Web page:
The next day a stray dog shows up and creates havoc, scaring the family mule which knocks down several yards of fencing. Initially, Travis is angry and disgusted with the mongrel, but his brother, Arliss (Kevin Corcoran) takes an immediate liking to the mutt. Despite Travis’ objections, mom allows Arliss to keep the dog. Named Yeller (or Old Yeller), more because it is yellow than because it makes a yelling noise, the dog does a few things, including stealing a rack of meat hanging on the porch, that puts him on Travis’ bad side.

But Arliss is protective of Yeller. Arliss is a spoiled brat in some respects. This being Disney, you wouldn’t see Arliss taken out to the woodshed, although in real life in the late 1860’s, he probably would have visited that locale several times.

Travis eventually grows to respect Yeller for his bravado and his gusto, and even gets him trained to be a good farm dog. Along the way Travis eventually grows to love the dog, and so, its not surprising that, even though initially Yeller is Arliss’ dog, Travis comes to consider him his dog.

When Mr. Sanderson (Chuck Connors) appears on the scene to claim his dog (it actually was Sanderson’s dog in the first place), Arliss becomes irate and thinks Sanderson is stealing his dog, but this being Disney, instead of going away, Sanderson makes a trade with the boy. Interestingly enough, at this point, although Travis respects and loves the dog, he is willing to let Sanderson take what is rightfully his.

Travis claims towards the end that Yeller is his dog. To wit, when Travis and Yeller go hog hunting, Travis accidentally falls from the tree he is in. He is attacked by the wild hogs, and Yeller is seriously hurt by the hogs trying to defend him, Travis puts Yeller in a safe place and goes to try to get help. His mother insists that his, Travis’, injury is too serious to go out, but Travis defies his mother to go retrieve Yeller. He insists that he promised the dog he would return, and since it’s “my dog”, he has to keep his promise.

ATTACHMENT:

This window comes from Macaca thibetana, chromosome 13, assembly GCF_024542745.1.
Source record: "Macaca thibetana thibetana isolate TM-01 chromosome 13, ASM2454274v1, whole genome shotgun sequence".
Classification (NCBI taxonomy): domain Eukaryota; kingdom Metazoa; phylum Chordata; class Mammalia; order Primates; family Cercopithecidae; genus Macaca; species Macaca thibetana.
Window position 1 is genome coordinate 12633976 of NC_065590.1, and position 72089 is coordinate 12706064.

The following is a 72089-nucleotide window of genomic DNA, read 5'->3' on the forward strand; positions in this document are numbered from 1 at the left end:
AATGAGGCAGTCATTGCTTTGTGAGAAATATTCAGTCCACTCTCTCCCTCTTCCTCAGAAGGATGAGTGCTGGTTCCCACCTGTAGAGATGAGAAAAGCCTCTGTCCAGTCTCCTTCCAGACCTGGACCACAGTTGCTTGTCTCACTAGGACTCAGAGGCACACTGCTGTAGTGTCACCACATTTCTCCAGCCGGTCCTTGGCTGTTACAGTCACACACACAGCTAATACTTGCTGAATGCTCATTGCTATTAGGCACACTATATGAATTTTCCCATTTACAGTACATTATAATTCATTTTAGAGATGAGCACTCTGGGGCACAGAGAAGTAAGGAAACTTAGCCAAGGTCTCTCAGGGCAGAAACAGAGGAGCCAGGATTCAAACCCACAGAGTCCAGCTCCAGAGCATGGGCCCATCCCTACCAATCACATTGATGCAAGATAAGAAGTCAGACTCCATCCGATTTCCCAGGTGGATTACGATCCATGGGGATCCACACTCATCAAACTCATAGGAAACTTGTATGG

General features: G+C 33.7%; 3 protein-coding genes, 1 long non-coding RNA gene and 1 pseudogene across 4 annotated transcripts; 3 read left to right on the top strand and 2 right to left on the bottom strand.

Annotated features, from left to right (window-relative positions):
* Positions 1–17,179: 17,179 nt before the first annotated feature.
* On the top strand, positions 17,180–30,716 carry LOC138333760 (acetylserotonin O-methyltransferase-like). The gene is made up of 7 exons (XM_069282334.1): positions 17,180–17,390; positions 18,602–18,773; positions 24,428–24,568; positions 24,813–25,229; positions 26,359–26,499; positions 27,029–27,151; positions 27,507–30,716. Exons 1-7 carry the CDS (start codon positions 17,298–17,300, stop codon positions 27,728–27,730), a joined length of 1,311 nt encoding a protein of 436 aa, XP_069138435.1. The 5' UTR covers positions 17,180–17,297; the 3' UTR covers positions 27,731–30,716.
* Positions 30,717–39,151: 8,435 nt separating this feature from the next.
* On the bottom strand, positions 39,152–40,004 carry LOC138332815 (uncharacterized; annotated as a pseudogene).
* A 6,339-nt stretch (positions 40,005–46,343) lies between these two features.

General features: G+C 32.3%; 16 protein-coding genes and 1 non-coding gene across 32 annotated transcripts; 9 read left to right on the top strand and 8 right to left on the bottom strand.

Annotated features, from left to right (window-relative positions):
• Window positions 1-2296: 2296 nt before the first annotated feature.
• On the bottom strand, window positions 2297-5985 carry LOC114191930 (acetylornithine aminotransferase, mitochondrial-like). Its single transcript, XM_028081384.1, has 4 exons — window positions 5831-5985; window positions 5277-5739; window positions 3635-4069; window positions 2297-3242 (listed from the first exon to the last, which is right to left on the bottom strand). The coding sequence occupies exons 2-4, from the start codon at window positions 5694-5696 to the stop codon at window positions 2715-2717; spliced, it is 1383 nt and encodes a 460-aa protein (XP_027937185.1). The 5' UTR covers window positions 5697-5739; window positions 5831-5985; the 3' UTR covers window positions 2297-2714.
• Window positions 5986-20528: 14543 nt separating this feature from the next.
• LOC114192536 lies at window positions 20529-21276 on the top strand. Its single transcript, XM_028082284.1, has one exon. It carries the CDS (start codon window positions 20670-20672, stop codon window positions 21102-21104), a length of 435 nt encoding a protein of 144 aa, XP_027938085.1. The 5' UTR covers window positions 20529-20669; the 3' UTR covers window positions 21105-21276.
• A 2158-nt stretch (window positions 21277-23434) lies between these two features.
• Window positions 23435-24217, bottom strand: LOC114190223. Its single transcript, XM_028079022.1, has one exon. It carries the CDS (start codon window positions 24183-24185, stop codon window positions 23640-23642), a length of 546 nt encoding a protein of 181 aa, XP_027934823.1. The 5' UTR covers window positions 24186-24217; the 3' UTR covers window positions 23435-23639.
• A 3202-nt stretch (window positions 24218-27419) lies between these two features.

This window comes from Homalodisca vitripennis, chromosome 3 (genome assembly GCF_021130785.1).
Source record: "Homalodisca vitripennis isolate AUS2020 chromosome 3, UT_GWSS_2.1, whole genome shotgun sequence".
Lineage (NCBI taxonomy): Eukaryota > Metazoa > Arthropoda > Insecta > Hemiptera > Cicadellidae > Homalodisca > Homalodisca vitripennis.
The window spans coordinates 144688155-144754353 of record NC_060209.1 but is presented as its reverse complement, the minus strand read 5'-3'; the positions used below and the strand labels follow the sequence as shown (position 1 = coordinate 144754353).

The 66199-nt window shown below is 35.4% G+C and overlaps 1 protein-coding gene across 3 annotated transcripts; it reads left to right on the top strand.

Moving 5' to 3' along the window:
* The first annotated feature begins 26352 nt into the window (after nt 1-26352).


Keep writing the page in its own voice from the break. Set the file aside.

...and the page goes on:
Later, after Travis is recovering from his attack by the hogs, Elizabeth (Beverley Washburn) tries to give him a puppy, a member of a litter delivered by her dog and fathered by Old Yeller. But at this point Travis has come to consider Yeller his dog and rejects the puppy, to the disappointment of Elizabeth (who apparently has her own “puppy love” for Travis). She gives the puppy to Arliss, and Arliss instantly transfers his ownership rights to the puppy.

When Elizabeth and mother are attacked by a rabid wolf, Yeller comes to the rescue. Travis eventually shoots the wolf, but not before Yeller has been bitten by it. Mother insists on what has to be done, but Travis’ love for the dog makes him refuse to see the truth, until its almost too late. Yeller does become rabid, and Travis tells his mother that he, Travis, must be the one to shoot the rabid dog, because after all, “Yeller is my dog.” And I defy even the hardest, most cynical person to not get teary-eyed when Travis pulls that trigger.

Papa returns the next day, having been away the entire time that Yeller was a member of the family, and gives Travis some Disneyesque advice on how to cope and continue on. The movie gives new hope for Travis as it is revealed that the puppy is just as rambunctious and reckless as Yeller was when he first appeared at the farm. Thus giving an indication that Travis may have a new outlook on life, helping make the puppy a useful farm critter.

This post originally was printed on MovieFanFare last May.

Jim Brymer, AKA Quiggy, runs the movie blog The Midnite Drive-In, check it out for more insights on other classic films.